Gretchen Lopez, Ph.D. is Director of the Intergroup Dialogue Program at Syracuse University, Assistant Professor in Cultural Foundations of Education in the School of Education and associated faculty in Women’s and Gender Studies. In addition to teaching EDU 781 yearly, she teaches CFE 640 – Inequality & Intergroup Relations in Education and leads the teaching team for SOC/WGS 230 & CFE 200 – Intergroup Dialogue.
Her research examines race, gender, and class in higher education with a focus on critical multicultural education, social justice education, and feminist pedagogy. More recently, this work has developed towards studying these issues, practices, and implications at earlier levels of education.
She completed her Ph.D. in social psychology at the University of Michigan; and B.A. (Psychology) at Cornell University. In addition to teaching at Syracuse University, she has taught courses at Colgate University and the University of Michigan.
Graduate Students at Syracuse University
- Reba Y. Hodge, doctoral student in Reading and Language Arts
- Leonard (Lenny) Kamau, doctoral student in Mathematics Education
- Theresa Neddo, doctoral student in Teaching & Curriculum
- Yvonne Perez, doctoral student in Cultural Foundations of Education
- Jermaine Soto, doctoral student in Cultural Foundations of Education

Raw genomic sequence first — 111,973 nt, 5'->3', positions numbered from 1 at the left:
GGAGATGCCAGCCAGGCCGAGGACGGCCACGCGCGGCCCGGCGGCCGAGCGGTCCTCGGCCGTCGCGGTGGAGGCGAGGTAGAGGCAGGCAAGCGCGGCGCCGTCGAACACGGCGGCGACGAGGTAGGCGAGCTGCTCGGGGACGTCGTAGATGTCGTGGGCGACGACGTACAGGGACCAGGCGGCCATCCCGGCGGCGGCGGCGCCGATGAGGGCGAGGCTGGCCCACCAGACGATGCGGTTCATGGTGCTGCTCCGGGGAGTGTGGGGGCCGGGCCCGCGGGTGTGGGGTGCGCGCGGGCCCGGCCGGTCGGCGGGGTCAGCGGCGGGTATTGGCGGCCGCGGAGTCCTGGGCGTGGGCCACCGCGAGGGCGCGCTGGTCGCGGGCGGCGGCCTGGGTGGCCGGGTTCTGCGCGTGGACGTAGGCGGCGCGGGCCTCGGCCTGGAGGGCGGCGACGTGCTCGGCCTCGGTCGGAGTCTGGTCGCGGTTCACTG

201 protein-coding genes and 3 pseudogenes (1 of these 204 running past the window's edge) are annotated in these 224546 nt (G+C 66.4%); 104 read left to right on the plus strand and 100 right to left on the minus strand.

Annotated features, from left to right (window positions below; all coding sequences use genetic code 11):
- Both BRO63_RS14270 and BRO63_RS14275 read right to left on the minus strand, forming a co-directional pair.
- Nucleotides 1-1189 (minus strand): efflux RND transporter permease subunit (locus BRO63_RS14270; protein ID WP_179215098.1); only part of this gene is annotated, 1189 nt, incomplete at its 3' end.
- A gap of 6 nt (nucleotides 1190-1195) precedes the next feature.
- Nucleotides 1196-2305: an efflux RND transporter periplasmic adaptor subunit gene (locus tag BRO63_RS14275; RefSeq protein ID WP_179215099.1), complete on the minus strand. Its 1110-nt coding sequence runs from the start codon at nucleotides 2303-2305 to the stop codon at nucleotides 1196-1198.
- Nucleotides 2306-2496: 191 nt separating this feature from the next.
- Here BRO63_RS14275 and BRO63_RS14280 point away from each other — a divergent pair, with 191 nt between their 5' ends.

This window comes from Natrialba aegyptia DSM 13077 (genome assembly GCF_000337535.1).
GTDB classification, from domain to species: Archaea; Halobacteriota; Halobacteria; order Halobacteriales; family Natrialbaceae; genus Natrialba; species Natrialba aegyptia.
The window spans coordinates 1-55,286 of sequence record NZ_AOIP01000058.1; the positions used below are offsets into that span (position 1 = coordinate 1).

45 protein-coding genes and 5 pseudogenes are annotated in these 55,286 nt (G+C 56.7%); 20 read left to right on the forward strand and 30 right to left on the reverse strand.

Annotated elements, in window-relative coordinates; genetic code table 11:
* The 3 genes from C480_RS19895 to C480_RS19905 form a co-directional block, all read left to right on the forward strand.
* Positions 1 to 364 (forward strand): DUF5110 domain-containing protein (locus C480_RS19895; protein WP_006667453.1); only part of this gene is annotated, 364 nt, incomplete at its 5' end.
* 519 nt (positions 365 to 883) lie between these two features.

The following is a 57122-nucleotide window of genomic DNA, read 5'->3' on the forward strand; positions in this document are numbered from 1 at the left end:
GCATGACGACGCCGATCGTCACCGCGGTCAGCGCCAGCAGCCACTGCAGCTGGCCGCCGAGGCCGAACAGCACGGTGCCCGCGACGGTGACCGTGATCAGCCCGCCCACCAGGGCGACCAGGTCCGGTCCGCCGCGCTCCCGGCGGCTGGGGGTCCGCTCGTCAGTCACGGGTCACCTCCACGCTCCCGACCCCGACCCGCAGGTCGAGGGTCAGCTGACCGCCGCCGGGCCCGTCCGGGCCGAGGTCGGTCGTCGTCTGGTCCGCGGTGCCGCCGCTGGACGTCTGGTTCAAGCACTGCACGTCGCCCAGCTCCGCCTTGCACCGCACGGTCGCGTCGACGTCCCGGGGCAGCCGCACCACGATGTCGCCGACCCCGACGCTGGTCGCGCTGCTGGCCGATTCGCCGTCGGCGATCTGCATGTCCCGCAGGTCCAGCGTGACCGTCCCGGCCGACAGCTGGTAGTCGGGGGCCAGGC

- Carolyn Salter, doctoral student in Cultural Foundations of Education. Carolyn also serves as the Coordinator of International Education at SUNY College of Environmental Science and Forestry and as an instructor in Syracuse University’s Intergroup Dialogue program co-facilitating and developing curriculum for the SOC/WGS 230 dialogues on sexual orientation and race and ethnicity. She holds a Master’s degree in communication with a focus on issues related to culture, identity, and (in)tolerance and continues to study these issues along with social justice education in her doctoral program.
- Dan Cutler, doctoral student in Higher Education. Dan also serves as the Director of Learning Communities through the Office of Residential Life at Syracuse University, where he has worked since 2001.
- dené granger, doctoral student in Cultural Foundations of Education and Disability Studies. For more of her written work, visit Disability Studies Quarterly (2010) for a recently published article, “A Tribute To My Dyslexic Body, As I Travel In The Form Of A Ghost.”
- Lauren Jetty, doctoral student in Science Education
- Rebecca Page Johnson, doctoral student in Cultural Foundations of Education
- A. Wendy Nastasi, doctoral student in Cultural Foundations of Education. Wendy is an Intergroup Dialogue instructor; she co-facilitates a course focusing on race and ethnicity. She is also a Regional PAGE Director with Imagining America. For a sample of her written work, visit Equity and Excellence in Education (2012) for the forthcoming article, “Writing the Divide: High School Students Crossing Urban-Suburban Contexts.”